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Everything You Ever Wanted to Know About 'Dallas' and Are Afraid to Ask Your Mom

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Jun 13, 2012 | 12:25pm EDT

ALTTonight TNT does the absolute unthinkable: It is restarting legendary prime time soap opera Dallas 21 years after it went off the air. No, this is not a reboot or a reimagining, it's just picking up the action 21 years after we left the Ewing clan on Southfork Ranch and starting all over again as if nothing happened in the last two decades worth mentioning.

But that means it's expecting modern viewers to know just the heck who these characters are that started in 1978 (which happens to be the year I was born). Sure, I watched some Dallas back in the day with my mom, but I barely remember anything but the awesome theme song and that there was this character named April that I loved because she was a former hooker and had this seriously swank apartment.

Now I'm here to fill in the blanks for all of you, so that you can enjoy the show tonight. Let's meet the Ewings, shall we?

J.R. Ewing: The villain and main character of the show, played by Larry Hagman, is a devil in a ten gallon hat. He's a schemer and philanderer who runs Ewing Oil with his brother Bobby. These children of privileged inherited the business from their father Jock (no relation to the strap), a hard-scrabble oil man, and South Fork Ranch from their mother Miss Ellie, a patron saint of southern maternity. J.R. made and lost his fortune a million times and was famously shot in the third season's final episode. The nation waited months to find out who shot him (it was his scheming sister in law Kristin who he also had an affair with) and if he survived. His son, John Ross (which is J.R.'s real name), features prominently in the new series.

Sue Ellen Ewing: J.R.'s wife's defining characteristic was always that she was a drunk. She'd be on the wagon, off the wagon, loving J.R., hating J.R., having an affair, being faithful, wearing shoulder pads, not wearing...OK, she always wore shoulder pads. Linda Grey was always aces in the role, and I secretly hope she's back on the sauce this time around, because that's when she was at her most viciously awesome.

Bobby Ewing: J.R.'s angelic younger brother was always loved more by his parents, and that is seemingly the reason for his brother's evil streak and continued jealousy. He still lived with the family at Southfork and eventually helps J.R. run the family business. Patrick Duffy infamously left the series in 1985 and his character was killed. When he came back after being absent for a season, the show explained that the previous season was all a dream in his wife Pam's head. He has a son Lucas with his first love Jenna (played by Priscilla Pressley) and his adopted son Christopher is a main character in the TNT show.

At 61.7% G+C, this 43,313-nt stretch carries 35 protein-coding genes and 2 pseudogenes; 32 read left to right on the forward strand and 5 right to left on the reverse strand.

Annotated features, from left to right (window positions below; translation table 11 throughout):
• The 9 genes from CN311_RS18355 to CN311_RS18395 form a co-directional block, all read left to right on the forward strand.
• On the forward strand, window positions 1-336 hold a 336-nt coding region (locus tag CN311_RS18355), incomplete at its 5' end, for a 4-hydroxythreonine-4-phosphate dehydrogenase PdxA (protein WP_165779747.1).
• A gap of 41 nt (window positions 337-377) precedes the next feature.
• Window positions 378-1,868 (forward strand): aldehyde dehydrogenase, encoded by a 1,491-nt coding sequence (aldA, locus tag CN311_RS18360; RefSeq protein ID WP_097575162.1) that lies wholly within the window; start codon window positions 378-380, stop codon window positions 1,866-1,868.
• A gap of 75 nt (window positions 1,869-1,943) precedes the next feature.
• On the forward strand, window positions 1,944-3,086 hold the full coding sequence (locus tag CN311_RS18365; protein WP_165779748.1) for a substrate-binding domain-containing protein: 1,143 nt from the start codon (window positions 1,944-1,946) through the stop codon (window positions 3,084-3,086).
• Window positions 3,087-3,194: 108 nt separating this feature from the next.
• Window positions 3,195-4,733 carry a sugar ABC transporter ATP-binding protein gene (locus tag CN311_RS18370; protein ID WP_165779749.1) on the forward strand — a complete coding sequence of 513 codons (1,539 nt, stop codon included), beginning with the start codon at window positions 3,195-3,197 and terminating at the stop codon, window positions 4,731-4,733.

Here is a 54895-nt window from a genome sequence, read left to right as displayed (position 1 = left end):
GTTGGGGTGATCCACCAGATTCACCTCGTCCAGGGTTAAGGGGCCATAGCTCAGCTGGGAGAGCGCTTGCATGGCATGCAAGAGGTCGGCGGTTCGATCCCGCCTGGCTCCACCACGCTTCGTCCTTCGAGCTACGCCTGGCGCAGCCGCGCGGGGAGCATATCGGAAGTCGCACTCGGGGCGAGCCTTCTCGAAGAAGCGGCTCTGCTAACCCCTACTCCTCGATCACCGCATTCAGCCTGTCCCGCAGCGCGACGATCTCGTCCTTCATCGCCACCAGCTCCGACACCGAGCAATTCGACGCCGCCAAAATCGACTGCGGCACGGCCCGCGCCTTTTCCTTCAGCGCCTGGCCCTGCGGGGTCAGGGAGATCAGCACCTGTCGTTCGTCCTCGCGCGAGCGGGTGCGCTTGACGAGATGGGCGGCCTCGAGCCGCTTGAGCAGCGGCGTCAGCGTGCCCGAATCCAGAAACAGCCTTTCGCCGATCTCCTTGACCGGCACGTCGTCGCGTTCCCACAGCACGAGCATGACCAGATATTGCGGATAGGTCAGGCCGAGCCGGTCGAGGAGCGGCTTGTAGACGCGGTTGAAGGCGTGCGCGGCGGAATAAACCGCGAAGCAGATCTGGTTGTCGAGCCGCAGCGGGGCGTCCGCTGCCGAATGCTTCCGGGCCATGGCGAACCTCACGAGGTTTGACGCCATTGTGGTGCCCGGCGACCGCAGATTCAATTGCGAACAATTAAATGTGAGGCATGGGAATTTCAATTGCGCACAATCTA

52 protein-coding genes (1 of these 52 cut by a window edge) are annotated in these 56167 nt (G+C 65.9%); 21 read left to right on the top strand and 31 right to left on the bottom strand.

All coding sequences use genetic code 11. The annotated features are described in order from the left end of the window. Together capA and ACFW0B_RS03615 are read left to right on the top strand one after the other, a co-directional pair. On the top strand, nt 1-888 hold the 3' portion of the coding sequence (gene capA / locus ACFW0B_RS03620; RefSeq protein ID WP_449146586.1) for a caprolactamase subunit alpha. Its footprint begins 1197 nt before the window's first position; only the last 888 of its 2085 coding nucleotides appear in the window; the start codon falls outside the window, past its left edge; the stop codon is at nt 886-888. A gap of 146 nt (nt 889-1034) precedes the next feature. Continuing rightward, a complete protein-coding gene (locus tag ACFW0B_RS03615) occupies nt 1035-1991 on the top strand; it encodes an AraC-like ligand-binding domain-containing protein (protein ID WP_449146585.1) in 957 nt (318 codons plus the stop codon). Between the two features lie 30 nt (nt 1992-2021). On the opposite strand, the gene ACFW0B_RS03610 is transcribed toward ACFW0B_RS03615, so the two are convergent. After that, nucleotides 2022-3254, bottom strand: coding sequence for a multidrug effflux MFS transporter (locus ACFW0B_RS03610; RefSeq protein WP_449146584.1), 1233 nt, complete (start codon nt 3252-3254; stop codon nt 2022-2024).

Pamela Barnes Ewing: Bobby's wife and the daughter of the hated Barnes clan, the Ewing's rivals. Pam's main storylines had to do with her tension within the clan and the fact that she was barren. She and Bobby eventually adopted, but she never did fully fit in with the family. When Victoria Principal wanted to leave the show, Pam drove her car into a oil tanker and was badly burned. She left Bobby because of her disfigurement and later showed up (played by a different actress) to explains he was happy and marrying her plastic surgeon. Supposedly she had a terminal disease, but she's never been declared dead. Look for her character to come back (please, please, please) and for Principal to have nothing to do with her.

Cliff Barnes: Pam's brother and the Wile E. Coyote to J.R.'s Roadrunner, who could never quite beat his nemesis in a scheme though he never stopped trying. That includes sleeping with Sue Ellen for years behind J.R.'s back. Ken Kercheval will be back for the new show, probably still a loser.

Lucy Ewing: Bobby and J.R.'s niece who was raised by her grandparents because her father Gary (the hero of the soap Knot's Landing) was an alcoholic and her mother was a teenager. Lucy was a trouble child who always cut school, had a drug problem, a gay boyfriend, an abortion, and every other thing you might possibly squeeze into an after-school special. When we see Charlene Tilton again, I can only hope that she's a boozy old broad who tells stories of her glamorous modeling days with an Eve Slim 120 Menthol hanging out of her lips.

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